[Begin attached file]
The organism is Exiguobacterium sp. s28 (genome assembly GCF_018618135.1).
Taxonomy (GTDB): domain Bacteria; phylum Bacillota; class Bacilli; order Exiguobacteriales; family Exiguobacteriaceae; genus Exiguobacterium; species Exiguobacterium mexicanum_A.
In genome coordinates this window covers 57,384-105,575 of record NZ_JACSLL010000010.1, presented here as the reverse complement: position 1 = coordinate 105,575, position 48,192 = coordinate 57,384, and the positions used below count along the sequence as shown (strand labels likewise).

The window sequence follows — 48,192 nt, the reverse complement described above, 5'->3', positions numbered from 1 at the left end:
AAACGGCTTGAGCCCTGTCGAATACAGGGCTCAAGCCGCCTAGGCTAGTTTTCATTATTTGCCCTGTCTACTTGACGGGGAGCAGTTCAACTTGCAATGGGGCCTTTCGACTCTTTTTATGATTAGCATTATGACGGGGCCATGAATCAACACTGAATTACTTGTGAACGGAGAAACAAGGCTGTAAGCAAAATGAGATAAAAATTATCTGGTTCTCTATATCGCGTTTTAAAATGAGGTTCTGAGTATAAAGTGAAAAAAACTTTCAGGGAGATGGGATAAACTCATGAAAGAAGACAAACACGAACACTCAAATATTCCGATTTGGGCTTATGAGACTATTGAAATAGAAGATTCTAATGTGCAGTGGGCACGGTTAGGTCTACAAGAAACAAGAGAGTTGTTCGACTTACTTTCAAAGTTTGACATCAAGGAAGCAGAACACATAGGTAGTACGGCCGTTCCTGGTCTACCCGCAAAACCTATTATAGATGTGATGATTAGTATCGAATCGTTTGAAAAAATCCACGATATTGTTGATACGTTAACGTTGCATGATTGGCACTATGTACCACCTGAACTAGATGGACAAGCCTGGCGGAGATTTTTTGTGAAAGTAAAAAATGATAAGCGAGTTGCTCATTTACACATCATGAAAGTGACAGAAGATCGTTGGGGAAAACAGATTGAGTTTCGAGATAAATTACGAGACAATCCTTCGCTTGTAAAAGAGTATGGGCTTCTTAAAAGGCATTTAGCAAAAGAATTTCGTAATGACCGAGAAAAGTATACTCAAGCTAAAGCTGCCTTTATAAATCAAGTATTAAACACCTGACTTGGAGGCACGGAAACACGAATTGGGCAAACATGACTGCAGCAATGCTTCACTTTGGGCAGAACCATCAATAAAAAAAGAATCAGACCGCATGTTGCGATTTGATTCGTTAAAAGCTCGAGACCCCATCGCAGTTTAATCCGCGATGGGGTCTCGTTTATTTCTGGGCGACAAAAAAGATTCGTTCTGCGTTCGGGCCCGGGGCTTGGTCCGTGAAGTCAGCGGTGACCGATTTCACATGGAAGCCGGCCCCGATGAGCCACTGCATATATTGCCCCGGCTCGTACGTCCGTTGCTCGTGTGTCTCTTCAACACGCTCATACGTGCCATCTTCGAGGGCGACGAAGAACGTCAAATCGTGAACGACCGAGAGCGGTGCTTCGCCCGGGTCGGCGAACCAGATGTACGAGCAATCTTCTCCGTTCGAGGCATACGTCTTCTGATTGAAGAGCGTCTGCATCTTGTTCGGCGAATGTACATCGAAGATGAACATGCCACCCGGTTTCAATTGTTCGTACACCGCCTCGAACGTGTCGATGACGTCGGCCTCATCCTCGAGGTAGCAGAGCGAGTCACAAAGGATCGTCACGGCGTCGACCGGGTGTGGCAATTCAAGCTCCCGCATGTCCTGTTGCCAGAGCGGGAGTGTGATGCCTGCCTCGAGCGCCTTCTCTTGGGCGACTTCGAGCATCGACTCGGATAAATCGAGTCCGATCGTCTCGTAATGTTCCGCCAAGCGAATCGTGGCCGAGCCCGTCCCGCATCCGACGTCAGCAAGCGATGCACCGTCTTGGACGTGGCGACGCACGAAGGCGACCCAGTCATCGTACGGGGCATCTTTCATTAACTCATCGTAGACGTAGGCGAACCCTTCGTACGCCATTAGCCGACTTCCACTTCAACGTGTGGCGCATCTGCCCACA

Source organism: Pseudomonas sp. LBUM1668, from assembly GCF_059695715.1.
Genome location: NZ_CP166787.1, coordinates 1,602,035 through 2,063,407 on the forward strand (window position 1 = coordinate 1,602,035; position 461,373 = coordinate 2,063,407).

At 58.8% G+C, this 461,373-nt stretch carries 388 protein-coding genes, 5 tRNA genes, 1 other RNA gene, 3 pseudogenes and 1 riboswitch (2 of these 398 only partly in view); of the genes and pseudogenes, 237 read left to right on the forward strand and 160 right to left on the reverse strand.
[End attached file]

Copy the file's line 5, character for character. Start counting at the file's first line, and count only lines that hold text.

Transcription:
AAACGGCTTGAGCCCTGTCGAATACAGGGCTCAAGCCGCCTAGGCTAGTTTTCATTATTTGCCCTGTCTACTTGACGGGGAGCAGTTCAACTTGCAATGGGGCCTTTCGACTCTTTTTATGATTAGCATTATGACGGGGCCATGAATCAACACTGAATTACTTGTGAACGGAGAAACAAGGCTGTAAGCAAAATGAGATAAAAATTATCTGGTTCTCTATATCGCGTTTTAAAATGAGGTTCTGAGTATAAAGTGAAAAAAACTTTCAGGGAGATGGGATAAACTCATGAAAGAAGACAAACACGAACACTCAAATATTCCGATTTGGGCTTATGAGACTATTGAAATAGAAGATTCTAATGTGCAGTGGGCACGGTTAGGTCTACAAGAAACAAGAGAGTTGTTCGACTTACTTTCAAAGTTTGACATCAAGGAAGCAGAACACATAGGTAGTACGGCCGTTCCTGGTCTACCCGCAAAACCTATTATAGATGTGATGATTAGTATCGAATCGTTTGAAAAAATCCACGATATTGTTGATACGTTAACGTTGCATGATTGGCACTATGTACCACCTGAACTAGATGGACAAGCCTGGCGGAGATTTTTTGTGAAAGTAAAAAATGATAAGCGAGTTGCTCATTTACACATCATGAAAGTGACAGAAGATCGTTGGGGAAAACAGATTGAGTTTCGAGATAAATTACGAGACAATCCTTCGCTTGTAAAAGAGTATGGGCTTCTTAAAAGGCATTTAGCAAAAGAATTTCGTAATGACCGAGAAAAGTATACTCAAGCTAAAGCTGCCTTTATAAATCAAGTATTAAACACCTGACTTGGAGGCACGGAAACACGAATTGGGCAAACATGACTGCAGCAATGCTTCACTTTGGGCAGAACCATCAATAAAAAAAGAATCAGACCGCATGTTGCGATTTGATTCGTTAAAAGCTCGAGACCCCATCGCAGTTTAATCCGCGATGGGGTCTCGTTTATTTCTGGGCGACAAAAAAGATTCGTTCTGCGTTCGGGCCCGGGGCTTGGTCCGTGAAGTCAGCGGTGACCGATTTCACATGGAAGCCGGCCCCGATGAGCCACTGCATATATTGCCCCGGCTCGTACGTCCGTTGCTCGTGTGTCTCTTCAACACGCTCATACGTGCCATCTTCGAGGGCGACGAAGAACGTCAAATCGTGAACGACCGAGAGCGGTGCTTCGCCCGGGTCGGCGAACCAGATGTACGAGCAATCTTCTCCGTTCGAGGCATACGTCTTCTGATTGAAGAGCGTCTGCATCTTGTTCGGCGAATGTACATCGAAGATGAACATGCCACCCGGTTTCAATTGTTCGTACACCGCCTCGAACGTGTCGATGACGTCGGCCTCATCCTCGAGGTAGCAGAGCGAGTCACAAAGGATCGTCACGGCGTCGACCGGGTGTGGCAATTCAAGCTCCCGCATGTCCTGTTGCCAGAGCGGGAGTGTGATGCCTGCCTCGAGCGCCTTCTCTTGGGCGACTTCGAGCATCGACTCGGATAAATCGAGTCCGATCGTCTCGTAATGTTCCGCCAAGCGAATCGTGGCCGAGCCCGTCCCGCATCCGACGTCAGCAAGCGATGCACCGTCTTGGACGTGGCGACGCACGAAGGCGACCCAGTCATCGTACGGGGCATCTTTCATTAACTCATCGTAGACGTAGGCGAACCCTTCGTACGCCATTAGCCGACTTCCACTTCAACGTGTGGCGCATCTGCCCACA